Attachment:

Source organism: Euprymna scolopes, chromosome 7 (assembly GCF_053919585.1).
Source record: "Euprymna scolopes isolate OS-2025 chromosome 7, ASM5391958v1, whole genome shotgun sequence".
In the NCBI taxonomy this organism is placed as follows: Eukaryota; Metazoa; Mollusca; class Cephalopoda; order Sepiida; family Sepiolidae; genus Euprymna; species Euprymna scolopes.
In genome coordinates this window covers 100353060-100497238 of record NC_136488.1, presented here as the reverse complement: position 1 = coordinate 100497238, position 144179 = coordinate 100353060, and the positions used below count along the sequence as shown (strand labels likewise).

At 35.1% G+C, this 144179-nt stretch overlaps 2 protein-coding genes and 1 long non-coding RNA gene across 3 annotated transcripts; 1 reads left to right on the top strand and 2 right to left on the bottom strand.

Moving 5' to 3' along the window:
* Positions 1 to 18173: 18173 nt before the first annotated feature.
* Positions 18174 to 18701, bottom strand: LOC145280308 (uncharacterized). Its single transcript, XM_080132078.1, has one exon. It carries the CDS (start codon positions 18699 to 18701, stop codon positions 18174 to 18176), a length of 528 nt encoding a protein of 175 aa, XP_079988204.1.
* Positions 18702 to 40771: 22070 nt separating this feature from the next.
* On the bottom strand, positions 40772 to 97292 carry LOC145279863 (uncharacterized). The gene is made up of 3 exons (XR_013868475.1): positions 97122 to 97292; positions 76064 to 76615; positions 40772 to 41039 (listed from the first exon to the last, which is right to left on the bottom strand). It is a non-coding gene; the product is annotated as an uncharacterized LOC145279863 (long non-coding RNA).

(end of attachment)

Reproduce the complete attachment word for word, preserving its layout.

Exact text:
Source organism: Euprymna scolopes, chromosome 7 (assembly GCF_053919585.1).
Source record: "Euprymna scolopes isolate OS-2025 chromosome 7, ASM5391958v1, whole genome shotgun sequence".
In the NCBI taxonomy this organism is placed as follows: Eukaryota; Metazoa; Mollusca; class Cephalopoda; order Sepiida; family Sepiolidae; genus Euprymna; species Euprymna scolopes.
In genome coordinates this window covers 100353060-100497238 of record NC_136488.1, presented here as the reverse complement: position 1 = coordinate 100497238, position 144179 = coordinate 100353060, and the positions used below count along the sequence as shown (strand labels likewise).

At 35.1% G+C, this 144179-nt stretch overlaps 2 protein-coding genes and 1 long non-coding RNA gene across 3 annotated transcripts; 1 reads left to right on the top strand and 2 right to left on the bottom strand.

Moving 5' to 3' along the window:
* Positions 1 to 18173: 18173 nt before the first annotated feature.
* Positions 18174 to 18701, bottom strand: LOC145280308 (uncharacterized). Its single transcript, XM_080132078.1, has one exon. It carries the CDS (start codon positions 18699 to 18701, stop codon positions 18174 to 18176), a length of 528 nt encoding a protein of 175 aa, XP_079988204.1.
* Positions 18702 to 40771: 22070 nt separating this feature from the next.
* On the bottom strand, positions 40772 to 97292 carry LOC145279863 (uncharacterized). The gene is made up of 3 exons (XR_013868475.1): positions 97122 to 97292; positions 76064 to 76615; positions 40772 to 41039 (listed from the first exon to the last, which is right to left on the bottom strand). It is a non-coding gene; the product is annotated as an uncharacterized LOC145279863 (long non-coding RNA).